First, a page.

Key Insight 1

  1. Factorize the functionality into smaller configurations that can be chosen by the user.
  2. These small configurations can be combined with a base skeleton template. Generally, base skeletons are a nonconfigurable part of the project.

Introducing Restrictions

  1. Sometimes our design can bring hidden constraints to the system
    • We may sometimes over constrain most things
    • In other cases, we may introduce generic behavior at the risk of behavior
  2. There may be cases where we are passing in some type and expecting the type to bear the required data attribute or feature (functions). In such cases, if the type doesn’t have the requirements it may break the system.
  3. Other cases may introduce some semantic requirements. When we define algorithms we are hopeful that users will meet the semantics of the algorithms. In case the semantics do not match, such generic code may not behave as they intend to.

Ensuring Invariance


  1. A property of function or object that remains constant even after application of some transformation
  2. Invariance specifies a guarantee about the program state after an operation.
  3. Example: Some algorithms or data structures should guarantee that the program state remains the same even after applying some transformation. Consider a case we are creating a sorted vector, the invariance is the property that the vector remains sorted.
  4. Requires pre-condition match post-condition.

Necessity of Invariant property

  1. In cases where invariant is necessary. Games should update the frame at the same time despite the clock cycle. Otherwise, a faster machine will have faster gameplay while a slower one will have performance lag.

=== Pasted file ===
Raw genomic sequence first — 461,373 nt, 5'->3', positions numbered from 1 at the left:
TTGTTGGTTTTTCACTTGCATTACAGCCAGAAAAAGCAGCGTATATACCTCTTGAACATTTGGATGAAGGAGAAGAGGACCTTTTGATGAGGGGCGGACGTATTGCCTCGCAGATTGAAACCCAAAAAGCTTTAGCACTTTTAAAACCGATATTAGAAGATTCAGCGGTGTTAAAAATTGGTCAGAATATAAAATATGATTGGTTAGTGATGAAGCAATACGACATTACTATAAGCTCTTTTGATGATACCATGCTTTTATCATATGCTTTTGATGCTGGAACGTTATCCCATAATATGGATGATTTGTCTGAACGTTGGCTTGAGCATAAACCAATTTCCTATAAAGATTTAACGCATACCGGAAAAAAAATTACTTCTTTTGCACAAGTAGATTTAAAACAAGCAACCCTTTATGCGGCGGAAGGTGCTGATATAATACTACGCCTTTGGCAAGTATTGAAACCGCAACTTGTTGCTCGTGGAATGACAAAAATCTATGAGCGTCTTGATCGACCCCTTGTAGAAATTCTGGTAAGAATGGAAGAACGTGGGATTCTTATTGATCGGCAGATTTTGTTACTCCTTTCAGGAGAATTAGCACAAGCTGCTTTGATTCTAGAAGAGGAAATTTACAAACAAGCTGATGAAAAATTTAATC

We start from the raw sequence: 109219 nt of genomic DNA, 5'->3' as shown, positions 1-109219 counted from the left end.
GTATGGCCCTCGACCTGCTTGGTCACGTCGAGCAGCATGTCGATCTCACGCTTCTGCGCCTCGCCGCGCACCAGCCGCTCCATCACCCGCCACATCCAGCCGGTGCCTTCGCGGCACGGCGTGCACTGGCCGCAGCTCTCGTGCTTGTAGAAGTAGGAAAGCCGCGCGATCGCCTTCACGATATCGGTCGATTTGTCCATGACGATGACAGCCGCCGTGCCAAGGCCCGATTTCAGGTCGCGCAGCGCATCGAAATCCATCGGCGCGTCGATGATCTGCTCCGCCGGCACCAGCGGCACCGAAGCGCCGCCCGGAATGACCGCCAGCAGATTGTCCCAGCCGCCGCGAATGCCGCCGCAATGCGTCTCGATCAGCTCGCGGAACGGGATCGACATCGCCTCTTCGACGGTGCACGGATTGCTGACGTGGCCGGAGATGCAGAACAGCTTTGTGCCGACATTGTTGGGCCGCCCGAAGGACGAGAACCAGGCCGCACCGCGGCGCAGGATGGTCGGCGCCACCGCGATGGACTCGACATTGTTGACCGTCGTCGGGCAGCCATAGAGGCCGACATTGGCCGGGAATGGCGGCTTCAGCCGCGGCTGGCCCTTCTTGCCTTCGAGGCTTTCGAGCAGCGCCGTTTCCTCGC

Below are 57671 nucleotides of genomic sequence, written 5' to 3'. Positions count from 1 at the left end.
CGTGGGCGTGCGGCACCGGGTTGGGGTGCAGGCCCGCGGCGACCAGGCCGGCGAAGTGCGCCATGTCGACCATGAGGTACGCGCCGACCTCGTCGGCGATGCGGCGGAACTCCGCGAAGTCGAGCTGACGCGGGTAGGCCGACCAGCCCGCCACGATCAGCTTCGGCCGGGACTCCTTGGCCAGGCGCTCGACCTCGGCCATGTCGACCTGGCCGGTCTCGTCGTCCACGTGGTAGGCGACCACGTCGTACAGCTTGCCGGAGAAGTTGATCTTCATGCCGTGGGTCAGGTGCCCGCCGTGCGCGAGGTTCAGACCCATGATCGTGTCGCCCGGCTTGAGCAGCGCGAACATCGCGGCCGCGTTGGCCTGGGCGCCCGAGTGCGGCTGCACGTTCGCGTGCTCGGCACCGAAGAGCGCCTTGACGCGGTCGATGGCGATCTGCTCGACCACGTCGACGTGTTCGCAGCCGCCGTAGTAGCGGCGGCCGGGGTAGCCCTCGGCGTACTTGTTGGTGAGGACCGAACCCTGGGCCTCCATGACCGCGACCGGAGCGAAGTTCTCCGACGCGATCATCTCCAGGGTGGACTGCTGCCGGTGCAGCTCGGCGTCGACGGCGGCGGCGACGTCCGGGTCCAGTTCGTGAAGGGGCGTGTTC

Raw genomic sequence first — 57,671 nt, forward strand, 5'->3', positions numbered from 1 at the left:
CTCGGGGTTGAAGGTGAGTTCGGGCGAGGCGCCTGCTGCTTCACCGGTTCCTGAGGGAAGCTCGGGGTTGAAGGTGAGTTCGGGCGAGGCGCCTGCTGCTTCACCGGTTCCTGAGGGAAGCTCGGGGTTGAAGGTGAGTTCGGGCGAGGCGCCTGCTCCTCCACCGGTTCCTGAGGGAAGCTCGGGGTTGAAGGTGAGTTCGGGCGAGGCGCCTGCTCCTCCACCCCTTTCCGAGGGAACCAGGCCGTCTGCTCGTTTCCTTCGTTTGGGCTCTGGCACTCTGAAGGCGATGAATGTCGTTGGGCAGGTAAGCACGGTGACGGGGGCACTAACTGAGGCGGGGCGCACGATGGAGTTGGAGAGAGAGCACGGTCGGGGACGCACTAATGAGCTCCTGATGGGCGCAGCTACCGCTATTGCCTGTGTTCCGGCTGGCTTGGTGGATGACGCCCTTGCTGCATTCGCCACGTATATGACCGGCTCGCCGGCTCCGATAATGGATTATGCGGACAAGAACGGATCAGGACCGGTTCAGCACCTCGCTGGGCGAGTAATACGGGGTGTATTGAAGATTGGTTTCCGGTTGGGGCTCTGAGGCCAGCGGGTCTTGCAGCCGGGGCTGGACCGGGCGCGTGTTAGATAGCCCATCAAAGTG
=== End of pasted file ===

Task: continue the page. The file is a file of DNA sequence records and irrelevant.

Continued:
2. One example highlighting necessity of invariant
    void updateTimePassedSinceLastFrame(int TimePassed) { CurrentTimeValue += TimePassed; }
  3. Here, the addition is performed based on the integer addition which is dependent on the clock cycle. Therefore, in the case of slower clock cycles, seconds may go out of bounds.
    void resetCooldown(int Seconds){gui->setClockSeconds(Seconds)};
    void actionCallback() {
      TimeCounter Counter;

Using int to represent the time creates an issue where an invariant property of seconds is broken.

Preserving Invariant property

  1. One way to prevent invariant is by introducing types that can bound seconds in the range \(0 \leq t \leq 59\) and enforce this property across the API.

  2. Depending on the language constructs allows forcing the type assertion tests when creating a new object of the type. This assertion protects the invariant property as per our requirements.

Maintaining on large codebases

  1. Requires heavy refactoring. In some cases, the tool-chain can allow us to change these kinds of stuff.
  2. Practical tips:
    • In standard C++ libraries allow creating ratios from which we can define further types.

Lesson: Prevent mishaps using type systems

Implementation tip: Implicit conversion

One way to do is by defining operator conversion operator constructor itself.

constexpr operator Distance<OtherRatio>() const {
  return Distance<OtherRatio>(Val * Ratio::num / Ratio::den * OtherRatio::den /

We can see that a constructor that is not declared “explicit” allows implicit conversion (converting constructor). Another thing is user-defined conversion function can also act as a conversion operator;

#include <iostream>

struct To {
  To() = default;
  To(int value) : value(value) {}